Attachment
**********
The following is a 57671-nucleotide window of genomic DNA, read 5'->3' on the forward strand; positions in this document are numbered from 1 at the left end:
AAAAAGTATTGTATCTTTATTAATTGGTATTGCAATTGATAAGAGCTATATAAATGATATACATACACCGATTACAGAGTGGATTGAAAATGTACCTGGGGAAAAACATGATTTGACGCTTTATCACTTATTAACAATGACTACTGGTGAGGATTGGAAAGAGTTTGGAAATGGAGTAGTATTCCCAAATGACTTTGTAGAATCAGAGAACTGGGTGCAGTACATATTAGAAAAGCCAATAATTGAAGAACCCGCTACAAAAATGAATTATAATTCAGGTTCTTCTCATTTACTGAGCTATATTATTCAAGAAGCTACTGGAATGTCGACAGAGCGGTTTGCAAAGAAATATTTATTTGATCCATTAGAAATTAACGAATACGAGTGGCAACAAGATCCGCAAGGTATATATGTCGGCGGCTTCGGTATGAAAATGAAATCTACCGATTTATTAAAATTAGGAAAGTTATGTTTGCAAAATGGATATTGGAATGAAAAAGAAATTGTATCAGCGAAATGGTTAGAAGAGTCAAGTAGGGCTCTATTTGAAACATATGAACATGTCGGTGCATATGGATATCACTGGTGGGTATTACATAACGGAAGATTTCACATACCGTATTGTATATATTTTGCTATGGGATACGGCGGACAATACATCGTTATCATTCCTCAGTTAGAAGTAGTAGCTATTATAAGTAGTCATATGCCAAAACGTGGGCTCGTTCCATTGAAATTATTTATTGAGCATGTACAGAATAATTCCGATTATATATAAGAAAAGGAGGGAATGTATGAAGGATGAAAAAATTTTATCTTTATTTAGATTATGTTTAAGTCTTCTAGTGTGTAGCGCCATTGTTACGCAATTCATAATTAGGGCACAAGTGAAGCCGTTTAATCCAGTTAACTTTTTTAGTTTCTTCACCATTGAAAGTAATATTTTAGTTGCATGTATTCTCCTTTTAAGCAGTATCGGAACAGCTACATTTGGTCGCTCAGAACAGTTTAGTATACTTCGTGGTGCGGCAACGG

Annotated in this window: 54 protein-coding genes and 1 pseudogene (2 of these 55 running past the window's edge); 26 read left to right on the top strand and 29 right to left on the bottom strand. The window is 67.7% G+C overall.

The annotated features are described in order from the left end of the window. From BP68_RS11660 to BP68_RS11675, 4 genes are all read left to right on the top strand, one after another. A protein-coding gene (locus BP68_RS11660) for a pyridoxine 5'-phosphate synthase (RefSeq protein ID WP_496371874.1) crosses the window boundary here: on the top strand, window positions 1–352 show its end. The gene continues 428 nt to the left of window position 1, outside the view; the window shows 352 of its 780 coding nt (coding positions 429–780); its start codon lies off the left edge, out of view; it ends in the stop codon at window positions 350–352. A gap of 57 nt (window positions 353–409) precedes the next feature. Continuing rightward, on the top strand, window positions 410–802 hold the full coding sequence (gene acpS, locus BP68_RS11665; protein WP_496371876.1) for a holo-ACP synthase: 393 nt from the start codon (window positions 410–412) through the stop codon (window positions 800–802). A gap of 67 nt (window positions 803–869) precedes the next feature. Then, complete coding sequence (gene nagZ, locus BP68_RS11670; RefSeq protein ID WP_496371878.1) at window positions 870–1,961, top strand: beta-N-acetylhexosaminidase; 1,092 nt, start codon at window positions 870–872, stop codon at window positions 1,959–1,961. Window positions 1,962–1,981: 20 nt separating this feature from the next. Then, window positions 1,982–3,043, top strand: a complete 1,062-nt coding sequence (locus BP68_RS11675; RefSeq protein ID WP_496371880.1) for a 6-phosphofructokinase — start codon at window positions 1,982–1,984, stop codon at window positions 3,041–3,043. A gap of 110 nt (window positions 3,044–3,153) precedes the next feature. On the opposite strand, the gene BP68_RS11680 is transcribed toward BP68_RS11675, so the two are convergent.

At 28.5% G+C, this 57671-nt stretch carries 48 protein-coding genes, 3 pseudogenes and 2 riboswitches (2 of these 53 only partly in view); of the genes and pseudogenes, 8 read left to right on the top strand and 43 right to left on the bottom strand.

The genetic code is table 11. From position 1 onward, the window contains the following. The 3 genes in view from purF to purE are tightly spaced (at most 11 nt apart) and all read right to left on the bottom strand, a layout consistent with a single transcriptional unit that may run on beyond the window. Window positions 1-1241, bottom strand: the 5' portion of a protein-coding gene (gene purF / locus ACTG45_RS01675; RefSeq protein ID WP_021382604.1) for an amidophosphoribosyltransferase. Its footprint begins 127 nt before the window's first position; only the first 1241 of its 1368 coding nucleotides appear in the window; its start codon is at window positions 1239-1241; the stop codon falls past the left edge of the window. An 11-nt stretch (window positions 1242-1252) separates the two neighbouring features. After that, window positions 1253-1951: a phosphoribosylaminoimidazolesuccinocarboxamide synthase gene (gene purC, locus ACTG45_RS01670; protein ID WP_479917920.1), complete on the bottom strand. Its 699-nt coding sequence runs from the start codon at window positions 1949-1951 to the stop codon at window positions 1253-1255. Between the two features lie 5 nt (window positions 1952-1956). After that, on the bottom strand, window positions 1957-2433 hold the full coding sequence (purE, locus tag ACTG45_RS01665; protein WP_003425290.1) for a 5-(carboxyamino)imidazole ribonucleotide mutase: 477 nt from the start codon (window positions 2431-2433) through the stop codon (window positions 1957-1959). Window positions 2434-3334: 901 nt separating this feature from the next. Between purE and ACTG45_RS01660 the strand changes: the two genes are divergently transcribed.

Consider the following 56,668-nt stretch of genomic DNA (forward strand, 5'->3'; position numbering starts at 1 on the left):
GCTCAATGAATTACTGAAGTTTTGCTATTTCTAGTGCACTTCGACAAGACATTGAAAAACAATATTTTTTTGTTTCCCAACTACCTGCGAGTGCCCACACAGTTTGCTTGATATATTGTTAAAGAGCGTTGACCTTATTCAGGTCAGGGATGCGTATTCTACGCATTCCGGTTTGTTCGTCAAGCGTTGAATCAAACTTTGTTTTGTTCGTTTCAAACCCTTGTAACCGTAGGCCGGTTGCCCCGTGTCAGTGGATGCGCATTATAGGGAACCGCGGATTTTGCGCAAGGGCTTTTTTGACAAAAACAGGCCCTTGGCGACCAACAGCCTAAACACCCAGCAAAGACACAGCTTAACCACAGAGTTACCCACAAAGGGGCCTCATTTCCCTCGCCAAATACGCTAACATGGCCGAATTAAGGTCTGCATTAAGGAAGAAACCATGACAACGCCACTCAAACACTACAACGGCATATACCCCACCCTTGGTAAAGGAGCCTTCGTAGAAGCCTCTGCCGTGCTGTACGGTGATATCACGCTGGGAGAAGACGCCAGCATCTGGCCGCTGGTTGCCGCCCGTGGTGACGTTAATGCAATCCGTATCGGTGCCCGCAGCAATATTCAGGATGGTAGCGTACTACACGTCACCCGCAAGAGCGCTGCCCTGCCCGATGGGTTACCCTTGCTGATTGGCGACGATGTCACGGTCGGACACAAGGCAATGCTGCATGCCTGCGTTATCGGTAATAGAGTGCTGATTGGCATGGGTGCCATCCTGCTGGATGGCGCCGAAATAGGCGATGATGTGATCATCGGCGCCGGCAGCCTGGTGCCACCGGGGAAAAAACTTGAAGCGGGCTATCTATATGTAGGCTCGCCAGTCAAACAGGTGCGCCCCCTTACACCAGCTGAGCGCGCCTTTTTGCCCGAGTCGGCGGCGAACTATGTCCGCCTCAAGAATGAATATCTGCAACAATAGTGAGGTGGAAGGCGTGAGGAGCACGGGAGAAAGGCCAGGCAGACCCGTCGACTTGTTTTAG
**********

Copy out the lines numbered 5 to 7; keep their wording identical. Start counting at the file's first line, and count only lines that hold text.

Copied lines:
At 28.5% G+C, this 57671-nt stretch carries 48 protein-coding genes, 3 pseudogenes and 2 riboswitches (2 of these 53 only partly in view); of the genes and pseudogenes, 8 read left to right on the top strand and 43 right to left on the bottom strand.

The genetic code is table 11. From position 1 onward, the window contains the following. The 3 genes in view from purF to purE are tightly spaced (at most 11 nt apart) and all read right to left on the bottom strand, a layout consistent with a single transcriptional unit that may run on beyond the window. Window positions 1-1241, bottom strand: the 5' portion of a protein-coding gene (gene purF / locus ACTG45_RS01675; RefSeq protein ID WP_021382604.1) for an amidophosphoribosyltransferase. Its footprint begins 127 nt before the window's first position; only the first 1241 of its 1368 coding nucleotides appear in the window; its start codon is at window positions 1239-1241; the stop codon falls past the left edge of the window. An 11-nt stretch (window positions 1242-1252) separates the two neighbouring features. After that, window positions 1253-1951: a phosphoribosylaminoimidazolesuccinocarboxamide synthase gene (gene purC, locus ACTG45_RS01670; protein ID WP_479917920.1), complete on the bottom strand. Its 699-nt coding sequence runs from the start codon at window positions 1949-1951 to the stop codon at window positions 1253-1255. Between the two features lie 5 nt (window positions 1952-1956). After that, on the bottom strand, window positions 1957-2433 hold the full coding sequence (purE, locus tag ACTG45_RS01665; protein WP_003425290.1) for a 5-(carboxyamino)imidazole ribonucleotide mutase: 477 nt from the start codon (window positions 2431-2433) through the stop codon (window positions 1957-1959). Window positions 2434-3334: 901 nt separating this feature from the next. Between purE and ACTG45_RS01660 the strand changes: the two genes are divergently transcribed.

Consider the following 56,668-nt stretch of genomic DNA (forward strand, 5'->3'; position numbering starts at 1 on the left):